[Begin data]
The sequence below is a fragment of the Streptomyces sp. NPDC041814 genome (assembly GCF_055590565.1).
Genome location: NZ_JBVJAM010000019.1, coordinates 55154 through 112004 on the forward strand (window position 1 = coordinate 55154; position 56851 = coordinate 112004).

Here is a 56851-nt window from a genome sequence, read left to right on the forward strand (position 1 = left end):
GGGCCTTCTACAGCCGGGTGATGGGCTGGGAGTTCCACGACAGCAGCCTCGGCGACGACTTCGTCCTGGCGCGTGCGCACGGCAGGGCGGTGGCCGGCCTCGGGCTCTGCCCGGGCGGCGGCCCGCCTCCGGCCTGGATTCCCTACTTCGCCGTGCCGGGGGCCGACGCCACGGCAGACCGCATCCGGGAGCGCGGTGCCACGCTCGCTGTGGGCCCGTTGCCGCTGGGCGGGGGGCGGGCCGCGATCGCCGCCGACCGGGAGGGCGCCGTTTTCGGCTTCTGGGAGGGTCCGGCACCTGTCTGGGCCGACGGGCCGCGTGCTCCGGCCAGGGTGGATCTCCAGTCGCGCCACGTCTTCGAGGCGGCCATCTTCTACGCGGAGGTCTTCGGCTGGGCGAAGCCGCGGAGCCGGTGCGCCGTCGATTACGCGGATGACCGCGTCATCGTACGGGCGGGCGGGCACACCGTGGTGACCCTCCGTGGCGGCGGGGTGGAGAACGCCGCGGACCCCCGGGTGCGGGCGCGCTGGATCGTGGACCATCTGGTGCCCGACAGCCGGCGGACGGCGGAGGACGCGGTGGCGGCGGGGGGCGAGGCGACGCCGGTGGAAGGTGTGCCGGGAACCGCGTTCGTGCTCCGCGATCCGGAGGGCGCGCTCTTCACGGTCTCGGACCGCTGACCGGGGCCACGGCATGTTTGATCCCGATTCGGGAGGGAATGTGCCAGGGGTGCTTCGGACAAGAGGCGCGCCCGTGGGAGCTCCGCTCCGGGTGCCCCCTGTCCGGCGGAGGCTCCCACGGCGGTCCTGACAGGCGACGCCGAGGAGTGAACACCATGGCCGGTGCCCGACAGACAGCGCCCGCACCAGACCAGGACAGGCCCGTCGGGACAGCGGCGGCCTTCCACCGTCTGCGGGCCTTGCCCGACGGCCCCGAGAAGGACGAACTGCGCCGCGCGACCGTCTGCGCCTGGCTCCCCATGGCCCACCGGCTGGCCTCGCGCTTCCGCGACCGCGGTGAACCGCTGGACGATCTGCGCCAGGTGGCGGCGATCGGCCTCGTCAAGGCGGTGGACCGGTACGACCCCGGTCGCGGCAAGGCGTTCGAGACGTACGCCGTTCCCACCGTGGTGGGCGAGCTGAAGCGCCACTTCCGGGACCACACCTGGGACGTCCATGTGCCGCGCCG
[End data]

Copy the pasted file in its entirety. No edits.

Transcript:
The sequence below is a fragment of the Streptomyces sp. NPDC041814 genome (assembly GCF_055590565.1).
Genome location: NZ_JBVJAM010000019.1, coordinates 55154 through 112004 on the forward strand (window position 1 = coordinate 55154; position 56851 = coordinate 112004).

Here is a 56851-nt window from a genome sequence, read left to right on the forward strand (position 1 = left end):
GGGCCTTCTACAGCCGGGTGATGGGCTGGGAGTTCCACGACAGCAGCCTCGGCGACGACTTCGTCCTGGCGCGTGCGCACGGCAGGGCGGTGGCCGGCCTCGGGCTCTGCCCGGGCGGCGGCCCGCCTCCGGCCTGGATTCCCTACTTCGCCGTGCCGGGGGCCGACGCCACGGCAGACCGCATCCGGGAGCGCGGTGCCACGCTCGCTGTGGGCCCGTTGCCGCTGGGCGGGGGGCGGGCCGCGATCGCCGCCGACCGGGAGGGCGCCGTTTTCGGCTTCTGGGAGGGTCCGGCACCTGTCTGGGCCGACGGGCCGCGTGCTCCGGCCAGGGTGGATCTCCAGTCGCGCCACGTCTTCGAGGCGGCCATCTTCTACGCGGAGGTCTTCGGCTGGGCGAAGCCGCGGAGCCGGTGCGCCGTCGATTACGCGGATGACCGCGTCATCGTACGGGCGGGCGGGCACACCGTGGTGACCCTCCGTGGCGGCGGGGTGGAGAACGCCGCGGACCCCCGGGTGCGGGCGCGCTGGATCGTGGACCATCTGGTGCCCGACAGCCGGCGGACGGCGGAGGACGCGGTGGCGGCGGGGGGCGAGGCGACGCCGGTGGAAGGTGTGCCGGGAACCGCGTTCGTGCTCCGCGATCCGGAGGGCGCGCTCTTCACGGTCTCGGACCGCTGACCGGGGCCACGGCATGTTTGATCCCGATTCGGGAGGGAATGTGCCAGGGGTGCTTCGGACAAGAGGCGCGCCCGTGGGAGCTCCGCTCCGGGTGCCCCCTGTCCGGCGGAGGCTCCCACGGCGGTCCTGACAGGCGACGCCGAGGAGTGAACACCATGGCCGGTGCCCGACAGACAGCGCCCGCACCAGACCAGGACAGGCCCGTCGGGACAGCGGCGGCCTTCCACCGTCTGCGGGCCTTGCCCGACGGCCCCGAGAAGGACGAACTGCGCCGCGCGACCGTCTGCGCCTGGCTCCCCATGGCCCACCGGCTGGCCTCGCGCTTCCGCGACCGCGGTGAACCGCTGGACGATCTGCGCCAGGTGGCGGCGATCGGCCTCGTCAAGGCGGTGGACCGGTACGACCCCGGTCGCGGCAAGGCGTTCGAGACGTACGCCGTTCCCACCGTGGTGGGCGAGCTGAAGCGCCACTTCCGGGACCACACCTGGGACGTCCATGTGCCGCGCCG